The Man, two ancient models: Part 1

A few years ago, I did an online course on Greek and Roman Mythology together with my mother. As part of the course, we were required to read the Greek epic, Odyssey and parts of the Roman epic Aeneid. Both are pivotal myths from the Mediterranean culture, but they throw up two sharply contrasting models for their heroes.

Homer’s Odyssey is the older myth. Homer is believed to have composed it around 600BC. But the events he describes are supposed to have taken place centuries earlier.



The central theme of the 12,110 line epic is espoused in the first line,

Sing to me of the man, Muse, the man of twists and turns … driven time and again off course, once he had plundered the hallowed heights of Troy.

The Odyssey is the story of a man. A wily and cunning man with a twisting nature whose life followed an equally twisted path. The man in question is Odysseus, the cleverest of the Greek heroes at the sack of Troy. The famous Trojan Horse is considered his idea.


The Trojan Horse

The Odyssey is about what happens to him after his victory at Troy. Unlike his comrades, his path home to his kingdom of Ithaca takes 10 years. During which he and his family back home suffer various misfortunes.

The poem begins not with Odysseus but on Mount Olympos where the gods review his situation and that of his family. His wife Penelope is besieged by suitors who believing Odysseus dead have come to court his wealthy widow. They lodge themselves in her house and proceed to devour Odysseus’s fortune in one long party.

Odysseus’s son Telemachus has grown into a teenager without ever knowing his father. Upon coming into manhood, he tries to call the people of Ithaca to turn out the suitors. The people refuse to help him and his enemies, the suitors pity him.

He finally manages to procure a boat to search for news of his father.


The boy Telemachus leaves in search of his father

He reaches Sparta where king Menelaus assures him that he has heard of his father’s death. Then something happens which I would never have figured out on my own.


Telemachus with King Menelaus and Queen Helen

When Menelaus hears of the mess the suitors have made of Odysseus’s home, he offers his sympathy to Telemachus but offers no help. While sparing no expense in gifts, Menelaus never offers to help Telemachus recover his inheritance from his mothers’ suitors.

I now realize that this is central to Telemachus’s own life. The most important virtue in the ancient world was self-reliance and the ability to shape one’s own life. This differentiated the heroes from the slaves. Menelaus expected Telemachus to set his own house in order by himself. When Telemachus left Ithaca, he was a boy asking others to help him with what he needed. When he returned, he knew he had to do the needful himself. Although he hadn’t figured out how.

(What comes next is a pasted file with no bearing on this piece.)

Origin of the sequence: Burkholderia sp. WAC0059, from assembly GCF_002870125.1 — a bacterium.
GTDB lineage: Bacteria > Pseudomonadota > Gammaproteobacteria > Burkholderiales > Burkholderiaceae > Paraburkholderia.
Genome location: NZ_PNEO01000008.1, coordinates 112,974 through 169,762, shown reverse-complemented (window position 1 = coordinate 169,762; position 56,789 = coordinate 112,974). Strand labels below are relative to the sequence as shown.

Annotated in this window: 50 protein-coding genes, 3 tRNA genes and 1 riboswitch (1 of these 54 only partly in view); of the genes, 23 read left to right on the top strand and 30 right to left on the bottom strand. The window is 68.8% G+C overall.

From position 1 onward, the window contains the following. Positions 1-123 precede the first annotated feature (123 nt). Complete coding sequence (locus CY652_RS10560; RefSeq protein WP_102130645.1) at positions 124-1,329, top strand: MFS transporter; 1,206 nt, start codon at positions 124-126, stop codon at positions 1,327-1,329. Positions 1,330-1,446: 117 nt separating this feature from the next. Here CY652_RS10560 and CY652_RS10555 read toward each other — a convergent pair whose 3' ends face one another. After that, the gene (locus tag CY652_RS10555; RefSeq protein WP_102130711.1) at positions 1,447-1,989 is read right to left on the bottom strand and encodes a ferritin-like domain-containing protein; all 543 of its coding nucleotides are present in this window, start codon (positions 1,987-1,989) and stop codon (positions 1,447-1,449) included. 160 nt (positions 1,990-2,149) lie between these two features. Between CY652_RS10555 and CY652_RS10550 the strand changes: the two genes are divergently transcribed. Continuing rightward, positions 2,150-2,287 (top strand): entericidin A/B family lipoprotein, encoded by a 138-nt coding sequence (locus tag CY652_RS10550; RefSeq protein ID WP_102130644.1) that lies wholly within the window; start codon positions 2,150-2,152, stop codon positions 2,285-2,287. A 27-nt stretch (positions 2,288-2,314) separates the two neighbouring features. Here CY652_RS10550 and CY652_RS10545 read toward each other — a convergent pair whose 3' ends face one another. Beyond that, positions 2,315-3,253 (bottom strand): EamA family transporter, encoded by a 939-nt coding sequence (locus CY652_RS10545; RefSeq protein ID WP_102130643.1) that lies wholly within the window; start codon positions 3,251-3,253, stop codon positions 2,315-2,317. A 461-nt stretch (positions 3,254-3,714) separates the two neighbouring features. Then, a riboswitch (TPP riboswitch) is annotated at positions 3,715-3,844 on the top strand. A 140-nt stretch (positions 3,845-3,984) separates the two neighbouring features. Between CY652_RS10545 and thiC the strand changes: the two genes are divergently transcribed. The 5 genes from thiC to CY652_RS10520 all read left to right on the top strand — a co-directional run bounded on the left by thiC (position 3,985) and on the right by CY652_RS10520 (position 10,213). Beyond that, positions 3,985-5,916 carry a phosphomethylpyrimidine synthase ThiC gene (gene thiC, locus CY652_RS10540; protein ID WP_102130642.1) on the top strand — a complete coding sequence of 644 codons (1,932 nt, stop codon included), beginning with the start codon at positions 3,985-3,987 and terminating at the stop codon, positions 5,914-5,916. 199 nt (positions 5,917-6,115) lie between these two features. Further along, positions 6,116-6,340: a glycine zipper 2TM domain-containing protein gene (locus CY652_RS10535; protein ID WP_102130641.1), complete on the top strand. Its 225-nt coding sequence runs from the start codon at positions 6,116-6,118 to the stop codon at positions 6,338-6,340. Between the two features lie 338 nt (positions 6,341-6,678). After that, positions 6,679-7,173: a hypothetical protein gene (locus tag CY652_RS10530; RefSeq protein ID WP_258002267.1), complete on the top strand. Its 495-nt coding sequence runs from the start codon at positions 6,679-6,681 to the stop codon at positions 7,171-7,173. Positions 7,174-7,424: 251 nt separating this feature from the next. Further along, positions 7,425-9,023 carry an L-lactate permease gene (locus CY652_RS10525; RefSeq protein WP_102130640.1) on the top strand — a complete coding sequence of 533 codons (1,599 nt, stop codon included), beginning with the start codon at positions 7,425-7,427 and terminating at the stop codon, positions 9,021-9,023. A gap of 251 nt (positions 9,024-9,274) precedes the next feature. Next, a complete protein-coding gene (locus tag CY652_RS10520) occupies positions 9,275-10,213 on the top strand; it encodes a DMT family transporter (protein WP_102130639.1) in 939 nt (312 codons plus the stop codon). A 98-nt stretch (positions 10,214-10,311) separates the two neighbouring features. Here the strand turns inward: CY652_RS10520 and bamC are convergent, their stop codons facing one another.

During all this Odysseus himself was trapped by the sorceress Circe on an island. Trapped may be the wrong word, for he was also Circe’s lover. But it took divine intervention before Circe agreed to let him go. At that point, we see a transformation in Odysseus. Till now he was morose and gloomy. Suddenly he comes alive and sets about building a raft to take him home. Again, the hero is only happy when he is making his working to make his own destiny. And then with scarcely a goodbye to his lover, he sets off home.


Odysseus leaving Circe

But there is a strange dichotomy at the heart of the Odyssey. Throughout the narrative, Odysseus struggles to direct his own life. He never gives up. Yet again and again, his arrogance invites the wrath of the gods who punish him by driving him away.

Eventually, it is only when the gods take pity on his condition that he manages to reach Ithaca and exact a bloody revenge on his suitors.


Odysseus slays the suitors

The heroes of the Odyssey are all tricksters. Odysseus lies, cheats and robs all to benefit himself and is celebrated for it. His wife Penelope tries to trick the suitors and later tests the returned Odysseus to make sure it is really him. Telemachus starts as blunt and headstrong, but by the end is his father’s companion in trickery.

On the other hand, Odysseus’s men get only passing mentions. One presumes they also had homes and families, but their lives are but incidental to the life of the great man himself. There are no scenes of Odysseus lamenting their deaths.

The character of Odysseus reflects the nature of Greek society of the time and the values they held important. By any modern standard, Odysseus would be considered a selfish brutal monster, yet in his environment, he was a hero.

This I found in sharp contrast with the character of Aeneas in the Roman epic Aeneid which was written about 600 years later and reflected a very different world. But that is for another post.


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